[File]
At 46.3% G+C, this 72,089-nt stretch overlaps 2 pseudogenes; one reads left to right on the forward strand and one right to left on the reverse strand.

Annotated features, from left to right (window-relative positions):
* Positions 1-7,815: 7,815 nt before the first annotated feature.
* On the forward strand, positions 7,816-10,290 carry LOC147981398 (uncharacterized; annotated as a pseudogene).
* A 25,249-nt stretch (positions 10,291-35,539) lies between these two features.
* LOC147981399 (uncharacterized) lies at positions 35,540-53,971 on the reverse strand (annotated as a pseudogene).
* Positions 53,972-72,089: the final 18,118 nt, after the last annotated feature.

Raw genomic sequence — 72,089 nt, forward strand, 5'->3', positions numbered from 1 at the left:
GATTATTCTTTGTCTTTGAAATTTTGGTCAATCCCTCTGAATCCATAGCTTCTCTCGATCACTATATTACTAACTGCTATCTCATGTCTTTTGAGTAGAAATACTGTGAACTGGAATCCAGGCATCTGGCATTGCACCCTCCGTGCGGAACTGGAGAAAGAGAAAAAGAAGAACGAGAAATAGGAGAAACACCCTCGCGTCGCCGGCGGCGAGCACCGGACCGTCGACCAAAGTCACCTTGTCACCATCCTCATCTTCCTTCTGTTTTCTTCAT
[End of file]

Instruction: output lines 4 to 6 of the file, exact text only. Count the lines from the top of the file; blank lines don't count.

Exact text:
* On the forward strand, positions 7,816-10,290 carry LOC147981398 (uncharacterized; annotated as a pseudogene).
* A 25,249-nt stretch (positions 10,291-35,539) lies between these two features.
* LOC147981399 (uncharacterized) lies at positions 35,540-53,971 on the reverse strand (annotated as a pseudogene).